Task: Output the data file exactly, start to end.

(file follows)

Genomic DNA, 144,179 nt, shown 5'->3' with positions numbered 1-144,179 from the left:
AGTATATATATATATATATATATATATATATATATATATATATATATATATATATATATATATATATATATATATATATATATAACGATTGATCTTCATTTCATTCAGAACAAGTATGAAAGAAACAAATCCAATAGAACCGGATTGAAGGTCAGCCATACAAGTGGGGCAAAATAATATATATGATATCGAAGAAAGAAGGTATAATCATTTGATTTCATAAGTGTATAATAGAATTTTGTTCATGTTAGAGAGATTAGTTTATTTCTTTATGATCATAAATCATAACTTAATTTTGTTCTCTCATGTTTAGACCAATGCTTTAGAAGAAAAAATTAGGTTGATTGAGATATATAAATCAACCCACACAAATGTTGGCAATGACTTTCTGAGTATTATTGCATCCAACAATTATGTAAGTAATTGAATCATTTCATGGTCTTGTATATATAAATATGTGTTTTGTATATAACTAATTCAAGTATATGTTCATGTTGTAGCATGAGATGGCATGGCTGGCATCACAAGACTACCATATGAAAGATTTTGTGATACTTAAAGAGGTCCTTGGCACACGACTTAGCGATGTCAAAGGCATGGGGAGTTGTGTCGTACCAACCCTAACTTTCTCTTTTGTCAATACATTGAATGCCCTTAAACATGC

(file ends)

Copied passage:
Genomic DNA, 144,179 nt, shown 5'->3' with positions numbered 1-144,179 from the left:
AGTATATATATATATATATATATATATATATATATATATATATATATATATATATATATATATATATATATATATATATATATAACGATTGATCTTCATTTCATTCAGAACAAGTATGAAAGAAACAAATCCAATAGAACCGGATTGAAGGTCAGCCATACAAGTGGGGCAAAATAATATATATGATATCGAAGAAAGAAGGTATAATCATTTGATTTCATAAGTGTATAATAGAATTTTGTTCATGTTAGAGAGATTAGTTTATTTCTTTATGATCATAAATCATAACTTAATTTTGTTCTCTCATGTTTAGACCAATGCTTTAGAAGAAAAAATTAGGTTGATTGAGATATATAAATCAACCCACACAAATGTTGGCAATGACTTTCTGAGTATTATTGCATCCAACAATTATGTAAGTAATTGAATCATTTCATGGTCTTGTATATATAAATATGTGTTTTGTATATAACTAATTCAAGTATATGTTCATGTTGTAGCATGAGATGGCATGGCTGGCATCACAAGACTACCATATGAAAGATTTTGTGATACTTAAAGAGGTCCTTGGCACACGACTTAGCGATGTCAAAGGCATGGGGAGTTGTGTCGTACCAACCCTAACTTTCTCTTTTGTCAATACATTGAATGCCCTTAAACATGC